China Bound


At the October 2005 ALAO Board Meeting, I reported that I received an invitation this past summer from The People to People Ambassador Programs to join the College and Research Librarians Professional Delegation to the People’s Republic of China. The leader of the delegation is Dr. Camila Alire, President of the Association of College and Research Libraries. Many of us will remember Dr. Alire as the featured speaker from the recent ALAO 2005 Annual Conference.

I was honored by the invitation, and stunned when my library and university thought it was a good idea to send me and agreed to provide the funds. I couldn’t believe it. I almost thought they were trying to get rid of me. 😉 I owe this experience to a few remarkable folks at The University of Akron, University Libraries. Without their support and encouragement, this never would have been possible.

Thank you, David, Roger and Phyllis!!


I’m a fairly seasoned traveler using the “Jack” method of traveling (i.e. Jack London and Jack Kerouac). There are only a few continental states that I missed tramping through with a backpack or duffle, but I have never strayed beyond our borders. Fortunately, the travel details and professional meetings are being arranged by the The People to People Ambassador Programs. This year marks the 50th anniversary of the program which was initiated and established by President Dwight D. Eisenhower in 1956 as “an organization to promote world peace and understanding.”

At the October 2005 ALAO Board Meeting, it was suggested that I blog my adventure (assuming that the ALAO blog would be up and running by then) to update ALAO members on my travels and contacts with Chinese academic librarians. So now that the blog is on the scene I see no reason to keep this adventure all to myself. I’ll have my handy little Sony Cybershot to snatch some photos to post along with my comments, observations and rambles (Kerouac called it “spontaneous bop prosody”). I’ll keep everyone up to date as I prepare for this trek.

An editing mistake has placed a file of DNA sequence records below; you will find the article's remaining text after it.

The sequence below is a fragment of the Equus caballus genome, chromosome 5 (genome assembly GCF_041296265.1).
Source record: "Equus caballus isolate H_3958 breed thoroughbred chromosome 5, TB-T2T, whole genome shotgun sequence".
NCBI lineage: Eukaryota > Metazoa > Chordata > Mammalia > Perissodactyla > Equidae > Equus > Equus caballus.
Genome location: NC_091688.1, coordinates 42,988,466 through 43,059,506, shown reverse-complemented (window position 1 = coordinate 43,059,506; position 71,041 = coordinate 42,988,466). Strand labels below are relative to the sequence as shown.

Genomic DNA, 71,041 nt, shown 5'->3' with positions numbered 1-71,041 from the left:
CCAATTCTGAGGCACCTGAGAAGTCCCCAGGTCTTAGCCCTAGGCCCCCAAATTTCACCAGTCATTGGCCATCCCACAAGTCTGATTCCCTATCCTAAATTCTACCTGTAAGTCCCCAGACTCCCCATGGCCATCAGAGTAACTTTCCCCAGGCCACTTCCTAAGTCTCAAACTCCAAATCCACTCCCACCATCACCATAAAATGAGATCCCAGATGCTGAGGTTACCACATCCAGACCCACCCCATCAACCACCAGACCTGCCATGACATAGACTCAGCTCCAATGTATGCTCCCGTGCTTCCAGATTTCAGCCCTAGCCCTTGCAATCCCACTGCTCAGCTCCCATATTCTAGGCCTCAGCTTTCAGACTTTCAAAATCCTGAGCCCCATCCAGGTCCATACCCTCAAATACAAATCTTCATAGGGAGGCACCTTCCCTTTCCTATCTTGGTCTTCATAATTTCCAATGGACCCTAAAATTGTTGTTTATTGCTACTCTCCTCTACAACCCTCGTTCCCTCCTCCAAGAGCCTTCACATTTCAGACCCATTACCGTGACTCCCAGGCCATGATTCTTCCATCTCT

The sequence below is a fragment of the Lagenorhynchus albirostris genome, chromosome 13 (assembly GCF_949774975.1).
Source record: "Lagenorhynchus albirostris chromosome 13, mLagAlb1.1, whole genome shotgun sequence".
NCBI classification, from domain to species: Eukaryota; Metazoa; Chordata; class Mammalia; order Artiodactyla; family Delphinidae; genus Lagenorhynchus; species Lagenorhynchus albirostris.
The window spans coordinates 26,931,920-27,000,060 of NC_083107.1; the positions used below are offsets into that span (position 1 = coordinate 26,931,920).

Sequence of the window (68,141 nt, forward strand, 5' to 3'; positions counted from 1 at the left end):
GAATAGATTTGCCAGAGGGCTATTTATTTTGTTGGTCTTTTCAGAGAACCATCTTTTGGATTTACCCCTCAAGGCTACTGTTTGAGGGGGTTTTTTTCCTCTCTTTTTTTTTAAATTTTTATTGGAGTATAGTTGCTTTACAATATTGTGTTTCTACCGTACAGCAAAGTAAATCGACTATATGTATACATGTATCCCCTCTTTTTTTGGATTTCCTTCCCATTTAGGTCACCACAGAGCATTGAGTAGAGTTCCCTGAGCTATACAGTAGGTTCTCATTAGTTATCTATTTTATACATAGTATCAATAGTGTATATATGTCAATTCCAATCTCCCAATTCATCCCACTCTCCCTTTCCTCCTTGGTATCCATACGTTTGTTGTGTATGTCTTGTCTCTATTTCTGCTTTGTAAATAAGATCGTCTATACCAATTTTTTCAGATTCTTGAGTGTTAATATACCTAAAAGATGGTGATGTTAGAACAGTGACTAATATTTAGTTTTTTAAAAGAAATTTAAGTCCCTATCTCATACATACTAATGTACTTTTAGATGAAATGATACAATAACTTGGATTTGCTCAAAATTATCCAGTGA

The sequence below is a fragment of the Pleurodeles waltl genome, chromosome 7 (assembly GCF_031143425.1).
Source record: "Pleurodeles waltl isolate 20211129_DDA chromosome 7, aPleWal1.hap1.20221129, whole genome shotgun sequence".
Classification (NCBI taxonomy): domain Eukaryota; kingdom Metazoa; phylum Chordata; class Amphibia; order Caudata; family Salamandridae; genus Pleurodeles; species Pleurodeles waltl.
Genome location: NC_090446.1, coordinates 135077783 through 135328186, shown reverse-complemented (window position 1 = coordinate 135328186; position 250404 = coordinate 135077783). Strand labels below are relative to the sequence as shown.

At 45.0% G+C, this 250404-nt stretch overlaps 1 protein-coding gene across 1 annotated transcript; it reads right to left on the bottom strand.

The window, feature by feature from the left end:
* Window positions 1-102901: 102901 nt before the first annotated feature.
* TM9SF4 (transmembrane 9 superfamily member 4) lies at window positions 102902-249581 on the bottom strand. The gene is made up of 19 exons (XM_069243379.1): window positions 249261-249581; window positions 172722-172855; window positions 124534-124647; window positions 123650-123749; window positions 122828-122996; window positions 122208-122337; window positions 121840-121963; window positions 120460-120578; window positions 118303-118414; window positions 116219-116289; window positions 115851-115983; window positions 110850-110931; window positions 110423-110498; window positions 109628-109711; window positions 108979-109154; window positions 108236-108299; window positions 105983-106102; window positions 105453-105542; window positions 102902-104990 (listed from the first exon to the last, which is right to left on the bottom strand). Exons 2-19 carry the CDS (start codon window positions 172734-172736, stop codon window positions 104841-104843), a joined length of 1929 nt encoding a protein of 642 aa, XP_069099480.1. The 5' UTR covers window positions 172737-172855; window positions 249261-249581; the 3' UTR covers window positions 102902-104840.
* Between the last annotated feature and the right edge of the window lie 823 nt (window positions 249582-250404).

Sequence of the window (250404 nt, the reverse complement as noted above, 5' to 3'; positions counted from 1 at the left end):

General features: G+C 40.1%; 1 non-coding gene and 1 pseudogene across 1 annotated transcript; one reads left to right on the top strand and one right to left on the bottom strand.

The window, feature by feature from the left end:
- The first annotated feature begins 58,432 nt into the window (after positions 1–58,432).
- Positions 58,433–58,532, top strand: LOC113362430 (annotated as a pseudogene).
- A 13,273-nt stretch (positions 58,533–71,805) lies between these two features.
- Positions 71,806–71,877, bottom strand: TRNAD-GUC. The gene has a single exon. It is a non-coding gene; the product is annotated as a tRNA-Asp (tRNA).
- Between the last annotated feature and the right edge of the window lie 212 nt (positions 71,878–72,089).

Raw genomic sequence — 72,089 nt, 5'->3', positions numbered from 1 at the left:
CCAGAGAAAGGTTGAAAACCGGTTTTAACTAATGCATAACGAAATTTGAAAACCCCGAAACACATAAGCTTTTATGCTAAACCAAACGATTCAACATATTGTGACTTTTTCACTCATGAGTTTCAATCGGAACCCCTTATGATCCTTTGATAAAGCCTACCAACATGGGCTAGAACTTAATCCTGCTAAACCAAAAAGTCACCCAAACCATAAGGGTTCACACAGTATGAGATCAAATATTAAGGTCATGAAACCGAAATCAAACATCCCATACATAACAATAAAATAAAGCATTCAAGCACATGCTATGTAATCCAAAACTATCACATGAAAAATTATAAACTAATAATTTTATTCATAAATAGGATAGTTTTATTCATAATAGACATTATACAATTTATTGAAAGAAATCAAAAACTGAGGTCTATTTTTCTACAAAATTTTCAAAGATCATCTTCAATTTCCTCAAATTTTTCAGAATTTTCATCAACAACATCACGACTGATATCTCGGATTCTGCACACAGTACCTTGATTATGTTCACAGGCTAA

Please feel free to leave any comments, tips, pointers or criticisms to my posts. I am particularly interested in international travel tips and things to do/see in Beijing, Xian and Shanghai not listed in the China travel books.

Shalom 🙂

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2 Responses to China Bound

  1. Diane Schrecker says:

    Frank – This is wonderful! Thanks for providing background information on your trip to China. I am looking forward to hearing more about your adventure and seeing the photos.

  2. asricker says:

    I was part of a contingent from Oberlin to an international library conference in Kunming in 2001, and we were fortunate enough to visit Xian and Beijing as well. The Museum of Qin Terra Cotta Warriors and Horses is certainly topmost in any guidebook on Xian, and I would just add that it deserves every minute you can devote to a careful reading of all explanatory material and observation from every angle of every pit. It boggles the mind. National Geographic did a great piece about the site later that year; it would make great reading on the plane trip over: RISING TO LIFE , By: Hessler, Peter, National Geographic, Oct2001, Vol. 200, Issue 4.

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